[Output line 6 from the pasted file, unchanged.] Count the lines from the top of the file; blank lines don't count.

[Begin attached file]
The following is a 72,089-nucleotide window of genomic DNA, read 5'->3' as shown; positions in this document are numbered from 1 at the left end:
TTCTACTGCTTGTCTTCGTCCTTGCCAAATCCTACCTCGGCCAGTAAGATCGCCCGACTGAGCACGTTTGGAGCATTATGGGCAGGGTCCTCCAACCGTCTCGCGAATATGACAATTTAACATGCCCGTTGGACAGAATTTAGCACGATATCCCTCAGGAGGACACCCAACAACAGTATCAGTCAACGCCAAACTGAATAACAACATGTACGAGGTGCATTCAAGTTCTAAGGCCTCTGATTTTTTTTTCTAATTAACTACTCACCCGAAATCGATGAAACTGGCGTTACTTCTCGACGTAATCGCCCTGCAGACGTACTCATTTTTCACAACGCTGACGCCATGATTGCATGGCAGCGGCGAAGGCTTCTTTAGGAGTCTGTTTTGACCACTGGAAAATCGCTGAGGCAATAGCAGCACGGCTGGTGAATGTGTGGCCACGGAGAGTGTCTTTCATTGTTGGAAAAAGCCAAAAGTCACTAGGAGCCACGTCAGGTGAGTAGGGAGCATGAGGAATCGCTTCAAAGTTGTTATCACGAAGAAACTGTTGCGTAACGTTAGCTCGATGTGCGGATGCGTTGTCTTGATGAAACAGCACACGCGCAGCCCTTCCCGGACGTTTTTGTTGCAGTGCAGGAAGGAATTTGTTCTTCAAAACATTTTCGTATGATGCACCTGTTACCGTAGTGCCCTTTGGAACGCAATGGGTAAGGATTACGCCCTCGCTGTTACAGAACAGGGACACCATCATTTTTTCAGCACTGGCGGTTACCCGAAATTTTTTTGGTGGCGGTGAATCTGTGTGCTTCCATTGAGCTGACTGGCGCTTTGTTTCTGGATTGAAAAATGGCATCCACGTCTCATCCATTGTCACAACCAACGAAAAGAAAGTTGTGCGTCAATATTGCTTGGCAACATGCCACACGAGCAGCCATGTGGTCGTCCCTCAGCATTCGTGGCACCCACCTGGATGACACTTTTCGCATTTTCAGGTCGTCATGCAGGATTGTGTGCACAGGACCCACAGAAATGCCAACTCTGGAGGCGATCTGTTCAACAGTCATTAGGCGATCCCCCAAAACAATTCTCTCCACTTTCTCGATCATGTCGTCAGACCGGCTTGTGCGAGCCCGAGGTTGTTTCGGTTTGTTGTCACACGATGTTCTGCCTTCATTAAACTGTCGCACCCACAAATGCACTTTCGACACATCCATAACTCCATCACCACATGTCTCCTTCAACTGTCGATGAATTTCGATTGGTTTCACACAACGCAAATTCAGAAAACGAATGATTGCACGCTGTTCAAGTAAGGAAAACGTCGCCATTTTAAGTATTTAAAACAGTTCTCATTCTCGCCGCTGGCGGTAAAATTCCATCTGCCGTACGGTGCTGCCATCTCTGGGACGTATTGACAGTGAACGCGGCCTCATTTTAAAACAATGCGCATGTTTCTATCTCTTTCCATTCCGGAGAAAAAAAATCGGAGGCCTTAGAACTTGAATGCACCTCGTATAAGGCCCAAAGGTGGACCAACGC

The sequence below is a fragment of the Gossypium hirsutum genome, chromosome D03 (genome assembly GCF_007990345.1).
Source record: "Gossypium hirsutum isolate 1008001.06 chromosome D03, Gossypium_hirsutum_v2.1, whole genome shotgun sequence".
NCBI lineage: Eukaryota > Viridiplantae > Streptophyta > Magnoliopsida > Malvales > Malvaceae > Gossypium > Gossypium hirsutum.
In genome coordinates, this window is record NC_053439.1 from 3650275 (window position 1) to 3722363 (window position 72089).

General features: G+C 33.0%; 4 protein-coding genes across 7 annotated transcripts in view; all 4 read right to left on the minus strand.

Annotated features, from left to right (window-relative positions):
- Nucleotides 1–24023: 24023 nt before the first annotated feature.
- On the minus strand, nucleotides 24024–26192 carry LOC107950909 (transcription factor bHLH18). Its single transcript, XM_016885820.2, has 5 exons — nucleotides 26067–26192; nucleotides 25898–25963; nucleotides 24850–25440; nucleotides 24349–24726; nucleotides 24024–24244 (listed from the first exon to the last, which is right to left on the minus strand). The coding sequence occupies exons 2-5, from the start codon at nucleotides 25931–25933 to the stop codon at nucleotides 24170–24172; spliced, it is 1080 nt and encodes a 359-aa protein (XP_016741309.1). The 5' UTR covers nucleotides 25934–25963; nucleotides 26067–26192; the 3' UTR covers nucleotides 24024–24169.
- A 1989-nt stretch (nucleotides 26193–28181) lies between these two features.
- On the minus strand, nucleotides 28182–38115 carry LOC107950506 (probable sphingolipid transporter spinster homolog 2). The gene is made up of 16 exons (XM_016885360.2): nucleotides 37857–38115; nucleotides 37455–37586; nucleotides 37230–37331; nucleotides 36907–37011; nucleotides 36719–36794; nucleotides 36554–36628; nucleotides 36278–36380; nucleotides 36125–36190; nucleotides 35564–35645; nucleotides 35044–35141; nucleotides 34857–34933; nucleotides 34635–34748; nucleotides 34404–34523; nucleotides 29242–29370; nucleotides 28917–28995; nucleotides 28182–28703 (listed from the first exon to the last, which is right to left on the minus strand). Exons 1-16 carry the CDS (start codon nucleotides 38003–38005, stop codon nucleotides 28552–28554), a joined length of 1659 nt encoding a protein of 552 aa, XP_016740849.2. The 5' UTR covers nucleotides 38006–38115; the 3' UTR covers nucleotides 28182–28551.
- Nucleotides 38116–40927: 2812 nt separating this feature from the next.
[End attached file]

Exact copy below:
In genome coordinates, this window is record NC_053439.1 from 3650275 (window position 1) to 3722363 (window position 72089).